AuthorMojica, Andrew Joseph
AdvisorPeterson, Mary A.
MetadataShow full item record
PublisherThe University of Arizona.
RightsCopyright © is held by the author. Digital access to this material is made possible by the University Libraries, University of Arizona. Further transmission, reproduction or presentation (such as public display or performance) of protected items is prohibited except with permission of the author.
AbstractFigure assignment entails competition between object properties on opposite sides of borders. The figure is perceived on the side of the border that wins the competition. Ample evidence indicates that configural familiarity is among the competing object properties. We investigated whether priming the semantics of a familiar object suggested along one side of a border can increase its likelihood of winning the competition. To prime the semantics, we presented brief masked exposures of object names before brief masked exposures of displays where a portion of a familiar object was suggested on one side of a central border separating two equal-area, black-and-white regions. Participants reported whether the figure lay on the left or right side of the central border and were unaware of the presence of the word prime. These experimental primes named either the Same Object (SO) or a Different Object (DO) as the familiar object suggested in the display. In the DO condition, the word named an object either in the Same Category (DO-SC) or a Different Category (DO-DC) as the familiar object suggested in the display, where superordinate category was defined as natural versus artificial objects. We also used non-words as control primes. We hypothesized that, if semantic activation influences figure assignment, participants in the SO and DO-SC conditions should be more likely than participants in the DO-DC condition to perceive the figure on the side where the familiar object lies following experimental primes than control primes. We did not observe differences between experimental and control prime in any condition. However, we did obtain a Prime Context Effect, in that participants were more likely to perceive the figure on the familiar side of the border in the SO and DO-SC conditions than in the DO-DC condition. The Prime Context Effect shows that participants discerned the relationship between the masked word prime and the semantics of the familiar object suggested in the display, and this led them to change their strategy on both experimental and control trials. We also found that behavior changed over the course of the experiment: Participants in the DO-DC condition perceived the figure on the familiar side of the border more often in the second half of the experiment, on both experimental and control trials. This pattern suggests that over the course of the experiment, they learned to rely more on information from the display than from the prime, perhaps by restricting their attention to the time when the figure-ground display appeared. Participants in the DO-SC condition perceived the figure on the familiar side of the border more often on experimental trials in the second half of the experiment, whereas their performance on control trials did not differ in the first and second half. We hypothesize that participants in the DO-SC condition learned to match the superordinate semantics of the experimental prime and the display, leading to semantic priming. Taken together, these results show that (1) participants can quickly learn the relationship between experimental primes and target displays and can change their strategy accordingly, and (2) semantic activation can affect figure assignment.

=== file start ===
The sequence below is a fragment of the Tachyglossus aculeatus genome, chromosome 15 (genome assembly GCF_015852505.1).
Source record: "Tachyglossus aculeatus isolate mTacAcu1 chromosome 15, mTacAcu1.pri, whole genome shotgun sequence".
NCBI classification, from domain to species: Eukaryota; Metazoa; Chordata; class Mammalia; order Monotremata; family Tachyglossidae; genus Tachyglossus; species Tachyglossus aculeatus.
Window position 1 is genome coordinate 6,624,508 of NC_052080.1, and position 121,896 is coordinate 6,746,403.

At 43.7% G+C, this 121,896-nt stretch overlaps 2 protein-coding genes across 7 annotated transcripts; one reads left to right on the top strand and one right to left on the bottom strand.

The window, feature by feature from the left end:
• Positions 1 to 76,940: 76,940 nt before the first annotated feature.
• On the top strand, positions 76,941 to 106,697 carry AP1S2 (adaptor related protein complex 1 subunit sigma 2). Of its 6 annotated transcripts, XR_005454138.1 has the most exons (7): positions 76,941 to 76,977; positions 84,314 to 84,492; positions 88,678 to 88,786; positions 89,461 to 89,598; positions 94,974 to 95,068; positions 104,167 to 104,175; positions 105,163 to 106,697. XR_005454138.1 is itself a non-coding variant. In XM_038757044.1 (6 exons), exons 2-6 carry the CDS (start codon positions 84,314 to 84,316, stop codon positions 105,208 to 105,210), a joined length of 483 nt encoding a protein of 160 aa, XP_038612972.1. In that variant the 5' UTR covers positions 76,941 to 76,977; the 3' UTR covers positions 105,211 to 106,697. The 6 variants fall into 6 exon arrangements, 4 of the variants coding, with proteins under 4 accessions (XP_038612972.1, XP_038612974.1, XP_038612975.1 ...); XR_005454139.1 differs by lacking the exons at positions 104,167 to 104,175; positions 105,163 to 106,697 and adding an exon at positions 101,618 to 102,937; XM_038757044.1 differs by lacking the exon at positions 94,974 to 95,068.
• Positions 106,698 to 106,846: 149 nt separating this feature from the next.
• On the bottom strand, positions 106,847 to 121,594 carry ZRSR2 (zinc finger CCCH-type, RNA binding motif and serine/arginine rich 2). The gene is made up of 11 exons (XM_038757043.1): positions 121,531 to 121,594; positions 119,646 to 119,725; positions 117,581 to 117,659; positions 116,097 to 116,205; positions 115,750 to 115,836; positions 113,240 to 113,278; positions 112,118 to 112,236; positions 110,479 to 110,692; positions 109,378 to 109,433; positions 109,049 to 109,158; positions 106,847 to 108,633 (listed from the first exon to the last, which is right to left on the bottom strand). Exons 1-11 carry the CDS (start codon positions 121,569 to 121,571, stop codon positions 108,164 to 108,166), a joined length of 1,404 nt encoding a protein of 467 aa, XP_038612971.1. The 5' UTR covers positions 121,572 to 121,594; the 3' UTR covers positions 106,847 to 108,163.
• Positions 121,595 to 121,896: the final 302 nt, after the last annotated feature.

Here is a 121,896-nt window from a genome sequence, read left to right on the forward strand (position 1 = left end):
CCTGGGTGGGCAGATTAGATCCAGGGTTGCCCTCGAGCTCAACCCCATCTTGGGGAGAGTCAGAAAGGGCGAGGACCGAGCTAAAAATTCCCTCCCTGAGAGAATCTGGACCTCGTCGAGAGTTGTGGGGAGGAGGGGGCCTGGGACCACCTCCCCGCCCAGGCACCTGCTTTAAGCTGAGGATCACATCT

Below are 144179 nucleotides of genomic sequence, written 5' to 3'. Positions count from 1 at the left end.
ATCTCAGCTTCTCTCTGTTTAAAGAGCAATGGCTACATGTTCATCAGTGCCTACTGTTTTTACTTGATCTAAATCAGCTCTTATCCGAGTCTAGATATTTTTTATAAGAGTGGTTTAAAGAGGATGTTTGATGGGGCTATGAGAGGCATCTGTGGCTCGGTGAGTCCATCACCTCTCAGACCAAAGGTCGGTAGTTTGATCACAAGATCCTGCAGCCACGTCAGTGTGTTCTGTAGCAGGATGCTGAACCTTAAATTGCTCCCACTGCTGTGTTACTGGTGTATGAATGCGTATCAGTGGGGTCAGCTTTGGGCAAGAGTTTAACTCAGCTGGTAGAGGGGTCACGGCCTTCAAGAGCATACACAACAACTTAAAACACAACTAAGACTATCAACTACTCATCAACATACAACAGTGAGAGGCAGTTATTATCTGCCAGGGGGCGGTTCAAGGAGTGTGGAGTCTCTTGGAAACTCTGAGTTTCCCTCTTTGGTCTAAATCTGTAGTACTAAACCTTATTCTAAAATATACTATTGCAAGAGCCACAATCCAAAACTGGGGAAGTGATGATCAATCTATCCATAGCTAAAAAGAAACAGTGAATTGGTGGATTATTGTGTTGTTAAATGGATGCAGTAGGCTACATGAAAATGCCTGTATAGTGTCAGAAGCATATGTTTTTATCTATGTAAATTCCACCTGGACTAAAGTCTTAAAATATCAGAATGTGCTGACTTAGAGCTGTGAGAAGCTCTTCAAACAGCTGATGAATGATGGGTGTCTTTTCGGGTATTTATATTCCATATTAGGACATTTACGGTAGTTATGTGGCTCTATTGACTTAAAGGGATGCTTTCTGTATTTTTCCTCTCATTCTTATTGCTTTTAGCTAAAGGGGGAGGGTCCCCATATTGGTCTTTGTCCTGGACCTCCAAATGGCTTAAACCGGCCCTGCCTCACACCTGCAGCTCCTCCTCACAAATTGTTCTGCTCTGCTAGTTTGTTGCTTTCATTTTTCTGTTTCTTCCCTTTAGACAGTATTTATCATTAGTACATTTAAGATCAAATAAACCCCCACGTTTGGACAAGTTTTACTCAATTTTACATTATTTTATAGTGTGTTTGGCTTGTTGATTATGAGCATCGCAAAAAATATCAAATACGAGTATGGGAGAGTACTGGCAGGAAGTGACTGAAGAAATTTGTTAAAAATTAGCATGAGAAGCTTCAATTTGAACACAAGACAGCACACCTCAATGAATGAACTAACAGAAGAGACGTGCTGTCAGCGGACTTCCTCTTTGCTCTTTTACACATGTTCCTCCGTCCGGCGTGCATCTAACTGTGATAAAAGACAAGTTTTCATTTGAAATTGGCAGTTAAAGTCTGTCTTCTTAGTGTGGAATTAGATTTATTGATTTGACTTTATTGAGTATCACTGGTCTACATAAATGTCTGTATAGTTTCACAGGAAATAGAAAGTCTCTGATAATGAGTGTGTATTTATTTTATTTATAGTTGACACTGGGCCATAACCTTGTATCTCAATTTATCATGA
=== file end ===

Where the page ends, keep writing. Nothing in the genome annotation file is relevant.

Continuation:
Degree ProgramGraduate College